by Dave Weinstein, Trail Trekker president.
During 2017, El Cerrito Trail Trekkers made great strides towards improving the trail and urban pathway network in El Cerrito and in increasing awareness of the trails and the Hillside Natural Area. And Trail Trekker events contributed much to the social fabric of our city.
- Centennial. Trail Trekkers was one of the most active groups in town during the city’s Centennial, putting on eight separate events, including a Creek side history and nature stroll in partnership with Friends of Five Creeks, a Motorcycle Hill work party and historical discussion, a gambling and sin walking tour, and two architectural hikes in partnership with the El Cerrito Historical Society. Trekkers contributed historical materials and a map to the Centennial Time Capsule. Jenny Hammer led a centennial-themed hike, Historical Pavers of Highway 40
- Rotary Interpretive Trail. Trail Trekkers partnered with the El Cerrito Rotary Club to create an interpretive trail dealing with nature and history in the Hillside Natural Area. Rotary Foundation, a regional arm of Rotary International, has provided a grant of $10,000, which Trekkers helped to match by raising $4,000, with an additional $1,000 coming from the El Cerrito Rotary. Mark Miner and Mollie Hazen are working with Lee Prutton of El Cerrito Rotary overseeing design, and the trail should be installed next year.
- Completing Motorcycle Hill Trail. We finally helped create stairs at the bottom of Motorcycle Hill Trail. We thank pro bono designer of the stairs, architect Glenn Wood of El Cerrito and the firm for which he works, SGPA Architecture and Planning. We also thank everyone on the city, including Yvetteh Ortiz and Ana Bernardes, who helped install the steps. Mollie Hazen, Jenny hammer and Pam Austin coordinated the successful celebratory ribbon cutting.
- Trail work. We organized and ran half a dozen work parties, ranging from trail building and maintenance to broom pulling in the Hillside Natural Area. Mark Miner spearheaded work parties at Madera Open Space, at Terrace Cutoff, and other locations. Pam Austin worked with the Girl Scouts to improve native plantings along the Tassajara Stairs.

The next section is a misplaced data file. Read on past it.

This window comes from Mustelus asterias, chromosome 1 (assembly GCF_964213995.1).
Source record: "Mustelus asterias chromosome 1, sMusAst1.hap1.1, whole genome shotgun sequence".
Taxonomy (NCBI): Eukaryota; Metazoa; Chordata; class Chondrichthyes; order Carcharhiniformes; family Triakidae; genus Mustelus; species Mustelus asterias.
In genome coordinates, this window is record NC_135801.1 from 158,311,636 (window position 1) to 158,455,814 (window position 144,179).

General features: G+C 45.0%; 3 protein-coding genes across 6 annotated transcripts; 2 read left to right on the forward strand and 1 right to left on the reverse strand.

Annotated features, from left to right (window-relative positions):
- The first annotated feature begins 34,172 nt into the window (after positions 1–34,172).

- Preserving Open Space. We continued to organize opposition to a proposed tract of mini-mansions on Fairview Open Space. In an effort to preserve 15 acres of wild land just to the north of the Hillside Natural Area, Trekkers met with a revived group named ECHO (El Cerrito Hillside Organization) to strategize fighting a plan to build 38 homes there. As we did two years ago with the Madera Open Space, we hope to add this land instead to the city’s Hillside Natural Area.
- The fourth annual Hillside Festival was a success, attracting hundreds of people, including many families. The festival generated about $1,100 to fund Hillside improvements. We thank the city’s Environmental Quality Committee and Parks and Recreation Commission for co-sponsoring. We also thank the many organizations and individuals who led hikes, discussions, or otherwise took part: the Community Garden Network, Friends of Five Creeks, the Northern California Geological Society, National Park Service ranger Naomi Torres, the Environmental Quality Committee, Janet Gawthrop of the California Native Plant Society, metal detecting enthusiast Bill Barr, Boy Scout Troop 104, poet Jenny Hammer, Dog Scouts of America, poet and performer Kirk Lumpkin, and Ken Hayes and his Imaginary Friends, a trio with Tom Cline and Ann Wright, Ralph Boniello of the Tree Commission, the El Cerrito Historical Society, Robert Schaadt of the EQC, and Nicole Becker from Ojas Yoga Center.
- Hikes. In addition to the Hillside Festival, Trail Trekkers led more than two dozen hikes during the year, ranging from tours of the natural landscape on Albany Hill, to a hike past the city’s small but beautiful waterfalls, to an architectural tour of storybook-style homes, to a hidden Geo-caching poetry hike. Our hikes are free to all. Particularly valuable in 2017 were two It’s Our Fault hikes led by Jenny Hammer with a seismic geologist, Dr. David P. Schwartz, exploring the Hayward Fault.
- A new hike leader. We always need good hike leaders and we found a gem this year. Alina Constantinescu has emerged as one of our best and most enthusiastic hike leaders, with hikes characterized by good cheer and much social interaction.
- We improved our publicity and community outreach through our website, run by webmaster Tom Gehling, and thanks to communications director Mollie Hazen who successfully publicized our many Centennial and other events.
- At our annual meeting in 2017, Keli Hendricks from Project Coyote dispelled many myths about these beautiful, elusive coyotes that live among us and provided valuable tips about peaceful coexistence.
- Trail Trekkers has been taking part in a citywide park planning process. Mark Miner, a member of the Trekkers board, has been serving on a city committee, the Parks and Recreation Facilities Master Plan Citizen Advisory Group. Our comments have helped focus the effort on trails and open space issues.
- Members of the board of Trail Trekkers deserve recognition for all the hard work, time, skills, efforts and commitment they gave individually and as a team this past year.
- Contributors. We wish to thank the many donors who contributed during the year, to Trail Trekkers itself, to our special Hillside maintenance and improvement fund, and to our special effort to fund the Rotary Interpretive Trail.